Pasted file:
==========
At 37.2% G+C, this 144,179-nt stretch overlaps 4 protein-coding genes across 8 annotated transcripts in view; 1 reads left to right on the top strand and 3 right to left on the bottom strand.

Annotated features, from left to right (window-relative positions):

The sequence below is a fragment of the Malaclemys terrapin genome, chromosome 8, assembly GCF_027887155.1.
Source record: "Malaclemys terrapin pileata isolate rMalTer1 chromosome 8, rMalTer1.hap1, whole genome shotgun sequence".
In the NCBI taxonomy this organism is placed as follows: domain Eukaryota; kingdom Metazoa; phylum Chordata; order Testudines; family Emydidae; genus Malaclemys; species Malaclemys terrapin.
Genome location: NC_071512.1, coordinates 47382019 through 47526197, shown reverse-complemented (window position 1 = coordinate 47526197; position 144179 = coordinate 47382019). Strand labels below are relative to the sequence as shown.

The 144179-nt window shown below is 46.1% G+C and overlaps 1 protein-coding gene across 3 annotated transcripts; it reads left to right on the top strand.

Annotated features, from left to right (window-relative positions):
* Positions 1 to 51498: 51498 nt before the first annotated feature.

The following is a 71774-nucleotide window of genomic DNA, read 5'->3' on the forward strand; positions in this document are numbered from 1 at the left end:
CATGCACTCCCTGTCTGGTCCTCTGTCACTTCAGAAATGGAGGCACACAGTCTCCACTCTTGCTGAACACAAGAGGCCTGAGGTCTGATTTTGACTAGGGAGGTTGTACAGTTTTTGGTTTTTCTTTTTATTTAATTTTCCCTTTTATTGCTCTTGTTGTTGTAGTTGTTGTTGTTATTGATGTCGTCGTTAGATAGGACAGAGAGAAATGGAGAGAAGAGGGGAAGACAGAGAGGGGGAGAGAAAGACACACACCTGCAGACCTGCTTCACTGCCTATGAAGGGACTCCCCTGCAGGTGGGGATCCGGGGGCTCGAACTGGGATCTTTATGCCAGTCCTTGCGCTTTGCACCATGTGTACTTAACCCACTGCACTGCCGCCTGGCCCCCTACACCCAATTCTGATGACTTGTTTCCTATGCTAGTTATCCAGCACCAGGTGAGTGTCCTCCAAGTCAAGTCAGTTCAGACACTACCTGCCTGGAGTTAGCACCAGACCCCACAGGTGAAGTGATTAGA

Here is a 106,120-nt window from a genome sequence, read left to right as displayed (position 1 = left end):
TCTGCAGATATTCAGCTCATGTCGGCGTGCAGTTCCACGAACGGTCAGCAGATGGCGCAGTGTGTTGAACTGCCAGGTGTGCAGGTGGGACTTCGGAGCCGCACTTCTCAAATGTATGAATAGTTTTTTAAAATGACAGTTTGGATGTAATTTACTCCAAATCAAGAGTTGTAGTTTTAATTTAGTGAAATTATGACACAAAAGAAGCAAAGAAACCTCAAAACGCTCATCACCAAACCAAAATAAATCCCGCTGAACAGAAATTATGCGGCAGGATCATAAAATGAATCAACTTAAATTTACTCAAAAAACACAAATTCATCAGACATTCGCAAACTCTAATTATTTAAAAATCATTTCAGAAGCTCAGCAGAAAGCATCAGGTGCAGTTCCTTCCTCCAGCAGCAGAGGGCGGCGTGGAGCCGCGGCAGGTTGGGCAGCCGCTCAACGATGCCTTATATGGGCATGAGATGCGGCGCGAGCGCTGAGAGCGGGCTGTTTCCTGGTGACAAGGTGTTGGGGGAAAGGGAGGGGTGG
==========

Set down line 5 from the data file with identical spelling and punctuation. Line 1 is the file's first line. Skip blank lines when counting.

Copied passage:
In the NCBI taxonomy this organism is placed as follows: domain Eukaryota; kingdom Metazoa; phylum Chordata; order Testudines; family Emydidae; genus Malaclemys; species Malaclemys terrapin.